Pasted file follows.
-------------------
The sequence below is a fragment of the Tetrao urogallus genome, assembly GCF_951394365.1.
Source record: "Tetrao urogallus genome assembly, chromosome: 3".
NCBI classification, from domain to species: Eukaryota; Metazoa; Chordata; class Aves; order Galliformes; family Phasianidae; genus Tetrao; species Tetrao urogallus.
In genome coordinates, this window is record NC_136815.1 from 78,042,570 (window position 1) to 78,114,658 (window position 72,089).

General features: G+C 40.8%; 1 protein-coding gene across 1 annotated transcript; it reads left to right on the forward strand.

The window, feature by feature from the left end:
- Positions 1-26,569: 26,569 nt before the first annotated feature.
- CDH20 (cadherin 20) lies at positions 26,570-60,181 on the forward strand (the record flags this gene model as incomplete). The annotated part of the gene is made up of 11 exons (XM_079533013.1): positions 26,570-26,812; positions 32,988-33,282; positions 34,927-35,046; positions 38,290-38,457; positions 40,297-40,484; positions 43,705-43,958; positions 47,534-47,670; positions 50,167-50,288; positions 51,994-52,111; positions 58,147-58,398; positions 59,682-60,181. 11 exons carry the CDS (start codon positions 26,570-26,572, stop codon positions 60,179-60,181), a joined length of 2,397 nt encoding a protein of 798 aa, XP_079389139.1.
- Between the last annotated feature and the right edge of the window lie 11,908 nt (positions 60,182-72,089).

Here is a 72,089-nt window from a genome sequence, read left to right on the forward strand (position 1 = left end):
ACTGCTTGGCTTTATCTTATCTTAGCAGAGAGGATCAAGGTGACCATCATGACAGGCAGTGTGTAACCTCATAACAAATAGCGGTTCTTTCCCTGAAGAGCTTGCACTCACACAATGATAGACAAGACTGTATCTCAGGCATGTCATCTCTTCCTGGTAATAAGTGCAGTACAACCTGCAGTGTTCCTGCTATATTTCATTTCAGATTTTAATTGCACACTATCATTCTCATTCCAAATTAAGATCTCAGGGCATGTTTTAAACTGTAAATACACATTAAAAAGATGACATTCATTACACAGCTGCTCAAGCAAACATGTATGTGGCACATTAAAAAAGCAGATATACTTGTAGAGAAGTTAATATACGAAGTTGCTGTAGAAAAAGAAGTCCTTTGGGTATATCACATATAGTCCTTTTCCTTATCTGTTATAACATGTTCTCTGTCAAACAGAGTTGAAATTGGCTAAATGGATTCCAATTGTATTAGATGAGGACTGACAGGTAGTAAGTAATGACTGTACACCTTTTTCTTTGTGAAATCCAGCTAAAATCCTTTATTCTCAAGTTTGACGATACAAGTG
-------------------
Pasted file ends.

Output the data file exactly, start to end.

The sequence below is a fragment of the Tetrao urogallus genome, assembly GCF_951394365.1.
Source record: "Tetrao urogallus genome assembly, chromosome: 3".
NCBI classification, from domain to species: Eukaryota; Metazoa; Chordata; class Aves; order Galliformes; family Phasianidae; genus Tetrao; species Tetrao urogallus.
In genome coordinates, this window is record NC_136815.1 from 78,042,570 (window position 1) to 78,114,658 (window position 72,089).

General features: G+C 40.8%; 1 protein-coding gene across 1 annotated transcript; it reads left to right on the forward strand.

The window, feature by feature from the left end:
- Positions 1-26,569: 26,569 nt before the first annotated feature.
- CDH20 (cadherin 20) lies at positions 26,570-60,181 on the forward strand (the record flags this gene model as incomplete). The annotated part of the gene is made up of 11 exons (XM_079533013.1): positions 26,570-26,812; positions 32,988-33,282; positions 34,927-35,046; positions 38,290-38,457; positions 40,297-40,484; positions 43,705-43,958; positions 47,534-47,670; positions 50,167-50,288; positions 51,994-52,111; positions 58,147-58,398; positions 59,682-60,181. 11 exons carry the CDS (start codon positions 26,570-26,572, stop codon positions 60,179-60,181), a joined length of 2,397 nt encoding a protein of 798 aa, XP_079389139.1.
- Between the last annotated feature and the right edge of the window lie 11,908 nt (positions 60,182-72,089).

Here is a 72,089-nt window from a genome sequence, read left to right on the forward strand (position 1 = left end):
ACTGCTTGGCTTTATCTTATCTTAGCAGAGAGGATCAAGGTGACCATCATGACAGGCAGTGTGTAACCTCATAACAAATAGCGGTTCTTTCCCTGAAGAGCTTGCACTCACACAATGATAGACAAGACTGTATCTCAGGCATGTCATCTCTTCCTGGTAATAAGTGCAGTACAACCTGCAGTGTTCCTGCTATATTTCATTTCAGATTTTAATTGCACACTATCATTCTCATTCCAAATTAAGATCTCAGGGCATGTTTTAAACTGTAAATACACATTAAAAAGATGACATTCATTACACAGCTGCTCAAGCAAACATGTATGTGGCACATTAAAAAAGCAGATATACTTGTAGAGAAGTTAATATACGAAGTTGCTGTAGAAAAAGAAGTCCTTTGGGTATATCACATATAGTCCTTTTCCTTATCTGTTATAACATGTTCTCTGTCAAACAGAGTTGAAATTGGCTAAATGGATTCCAATTGTATTAGATGAGGACTGACAGGTAGTAAGTAATGACTGTACACCTTTTTCTTTGTGAAATCCAGCTAAAATCCTTTATTCTCAAGTTTGACGATACAAGTG